Guidelines for Writing Software Copyright
by Adriana IordanWhat you need to know about software copyright
Software copyright is an important issue nowadays, with all the companies that invest serious amounts of money in developing applications that are meant to ease people's work. Therefore, if human and financial efforts are involved, it is only natural that any piece of software should be protected against unlawful use.
The solution for this thorny problem is writing the software copyright. Fail to do this, leave your product unprotected, and you may find sooner or later some other person boasting with all your hard work and taking all the credit (including, most likely, financial benefits).
Copyright practically indicates the right of a certain individual or business entity to make copies of a particular work and use these copies according to wish or necessity. When it comes to software, it refers to the right to copy and use the respective software, or portions of it, according to some very well defined rules, while respecting the software author's intellectual rights on its work.
Software copyright is backed by the End User License Agreement (EULA), in which the user's rights regarding the software are strictly specified, as opposed to the rights of the legal and rightful owner of that particular software. The software copyright laws indicate that it is illegal for any other individual or business entity to run, copy, modify in any way or distribute a program without the express consent of the rightful owner.
Most of the times, this consent comes under the form of licenses, which mainly grant the right to use, with certain limitations, the software in cause. Copyright issues are usually mentioned within the EULA.
What You Need to Know About Software Copyright
The first and most important thing to know about copyright is that it only applies to written software and not to ideas behind it. Just because you had an idea or said something doesn't mean you are entitled to copyright. But, when you put your pen on the paper, (fingers on the keyboard, in our case) the result automatically becomes your property.
Technically, the author of the software code is the rightful owner of the copyright. When software is created by a company's employee during the official work hours and in keeping with the job description, the copyright automatically goes to the company.
But when software is created as a result to commissioned, specially ordered work, or by a company's employee outside the normal work hours or at a special request, additional documents have to be created in which it is clearly stated who is the rightful owner of the software, and, therefore, who can raise copyright claims.
If your software will be distributed (i.e. sold by retailers), then make sure you give the licensing section of the EULA as much attention as possible. This is where the information about software copyright is included.
It is crucial to state in your EULA:
That the software is actually the property of company X / individual Y, and that what the user gets is only a license
That it is forbidden to copy, modify (either fully or partially), reverse-engineer or redistribute the software without the author's prior and express consent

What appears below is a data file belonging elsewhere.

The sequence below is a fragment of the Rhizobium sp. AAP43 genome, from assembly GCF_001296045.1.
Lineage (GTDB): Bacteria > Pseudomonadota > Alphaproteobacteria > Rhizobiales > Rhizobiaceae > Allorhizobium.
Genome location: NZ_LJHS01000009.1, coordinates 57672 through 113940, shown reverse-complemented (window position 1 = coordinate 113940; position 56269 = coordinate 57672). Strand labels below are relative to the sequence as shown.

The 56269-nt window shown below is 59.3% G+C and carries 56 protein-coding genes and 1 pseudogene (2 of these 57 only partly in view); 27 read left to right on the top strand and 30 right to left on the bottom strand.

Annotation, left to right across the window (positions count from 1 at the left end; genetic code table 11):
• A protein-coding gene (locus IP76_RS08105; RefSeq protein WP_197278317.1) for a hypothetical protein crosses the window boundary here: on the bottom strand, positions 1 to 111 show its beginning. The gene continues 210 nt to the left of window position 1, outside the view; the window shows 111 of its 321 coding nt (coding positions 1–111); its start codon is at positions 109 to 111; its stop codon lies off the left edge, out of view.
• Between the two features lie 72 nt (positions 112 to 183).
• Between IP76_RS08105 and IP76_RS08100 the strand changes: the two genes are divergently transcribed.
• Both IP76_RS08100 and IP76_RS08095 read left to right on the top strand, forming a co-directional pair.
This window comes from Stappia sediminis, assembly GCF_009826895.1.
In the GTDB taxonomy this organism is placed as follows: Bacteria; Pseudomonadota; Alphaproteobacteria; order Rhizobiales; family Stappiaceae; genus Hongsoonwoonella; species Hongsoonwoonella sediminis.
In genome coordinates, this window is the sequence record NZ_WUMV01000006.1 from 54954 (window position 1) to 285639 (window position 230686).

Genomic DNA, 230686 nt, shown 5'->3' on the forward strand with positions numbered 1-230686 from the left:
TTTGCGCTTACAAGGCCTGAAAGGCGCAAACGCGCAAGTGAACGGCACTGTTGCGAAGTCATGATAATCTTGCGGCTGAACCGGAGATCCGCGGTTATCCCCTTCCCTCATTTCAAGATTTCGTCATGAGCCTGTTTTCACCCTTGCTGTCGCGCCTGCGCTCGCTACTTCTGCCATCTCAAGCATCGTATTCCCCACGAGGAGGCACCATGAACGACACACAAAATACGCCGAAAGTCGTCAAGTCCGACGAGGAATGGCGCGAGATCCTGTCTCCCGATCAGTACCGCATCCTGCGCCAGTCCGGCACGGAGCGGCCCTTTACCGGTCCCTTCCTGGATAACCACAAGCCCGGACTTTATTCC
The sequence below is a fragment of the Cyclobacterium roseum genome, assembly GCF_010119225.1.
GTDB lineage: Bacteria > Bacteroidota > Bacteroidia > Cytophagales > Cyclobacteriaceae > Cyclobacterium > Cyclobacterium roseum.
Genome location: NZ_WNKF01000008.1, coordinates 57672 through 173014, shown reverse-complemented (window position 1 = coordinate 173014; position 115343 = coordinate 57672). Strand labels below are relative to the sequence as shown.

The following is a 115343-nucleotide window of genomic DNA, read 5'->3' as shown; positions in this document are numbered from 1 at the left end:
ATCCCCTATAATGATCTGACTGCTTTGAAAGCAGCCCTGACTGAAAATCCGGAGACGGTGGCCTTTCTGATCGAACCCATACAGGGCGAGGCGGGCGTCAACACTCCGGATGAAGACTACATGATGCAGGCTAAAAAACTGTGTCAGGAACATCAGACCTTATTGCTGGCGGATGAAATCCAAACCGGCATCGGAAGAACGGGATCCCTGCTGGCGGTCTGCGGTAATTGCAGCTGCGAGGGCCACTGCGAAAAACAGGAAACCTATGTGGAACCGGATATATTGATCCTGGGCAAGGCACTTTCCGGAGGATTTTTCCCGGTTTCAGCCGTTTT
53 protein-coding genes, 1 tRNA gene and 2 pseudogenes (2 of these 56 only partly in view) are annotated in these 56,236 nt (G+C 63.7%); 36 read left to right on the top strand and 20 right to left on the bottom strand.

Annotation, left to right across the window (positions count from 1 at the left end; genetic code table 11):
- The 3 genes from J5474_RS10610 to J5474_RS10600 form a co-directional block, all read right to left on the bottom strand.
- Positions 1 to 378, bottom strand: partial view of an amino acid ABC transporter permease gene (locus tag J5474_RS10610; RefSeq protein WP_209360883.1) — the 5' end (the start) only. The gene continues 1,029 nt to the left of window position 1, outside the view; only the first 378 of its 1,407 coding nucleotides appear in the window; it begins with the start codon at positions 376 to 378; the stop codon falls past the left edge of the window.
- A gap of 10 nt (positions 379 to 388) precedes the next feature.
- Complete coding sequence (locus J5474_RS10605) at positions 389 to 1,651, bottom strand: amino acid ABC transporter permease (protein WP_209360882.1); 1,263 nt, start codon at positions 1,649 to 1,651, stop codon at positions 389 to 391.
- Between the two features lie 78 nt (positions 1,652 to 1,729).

That the software is protected by copyright laws (and indicate the jurisdiction within which these laws apply)
That it is imperative for any user that wishes to copy, modify in any way, distribute or use your software in a different manner than the one explicitly specified in the EULA, to contact the software author for permission(s), and that failure to do so falls under the incidence of the above-mentioned laws.
The visual representation of copyright usually comprises three elements: the symbol © (either accompanied by the term "copyright" or as standalone), the year when the program was created and also the name of the author (individual of business entity). The phrase "All rights reserved" may also be present.
Example: Copyright ©2007, Company XYZ / Individual's Name. All rights reserved.
It is also common practice that programmers include, in the "About" section of the software they've developed, a warning to the user about the laws that protect the program against misuse. This warning may look like this:
Warning: This computer program is protected by copyright law
and international treaties. Unauthorized reproduction or distribution of this program,
or any portion of it, may result in severe civil and criminal penalties,
and will be prosecuted to the maximum extent.
Every time you create software, you have to make sure that all the hard work you've put into it is respected and that you get credit (as well as the deserved financial compensation) for your effort. A copyright clause added to your work, stating clearly what can and can't be done with your software, and by whom and with whose approval, will save you a lot of time spent later on in courts, and will protect you and your work from plagiarism or illegal copying, use or distribution.
It is of utmost importance that you give your software EULA a lot of thought, and even seek legal counsel for that matter, so that you don't leave any place for further interpretation. To paraphrase a well-known saying, "The worst statement is the one that is never stated".
Bear in mind that costs of lawsuits over copyright issues greatly exceed the cost that you would have incurred should you have thought beforehand about writing software copyright in such a way that no aspect ware left uncovered.
Web Marketing Manager at Avangate B.V.
This article was written by Adriana Iordan, Web Marketing Manager at Avangate B.V. Copyright ©2007, www.avangate.com all rights reserved. Avangate is an eCommerce platform for electronic software distribution incorporating an easy to use and secure online payment system plus additional software marketing services and sales tools.
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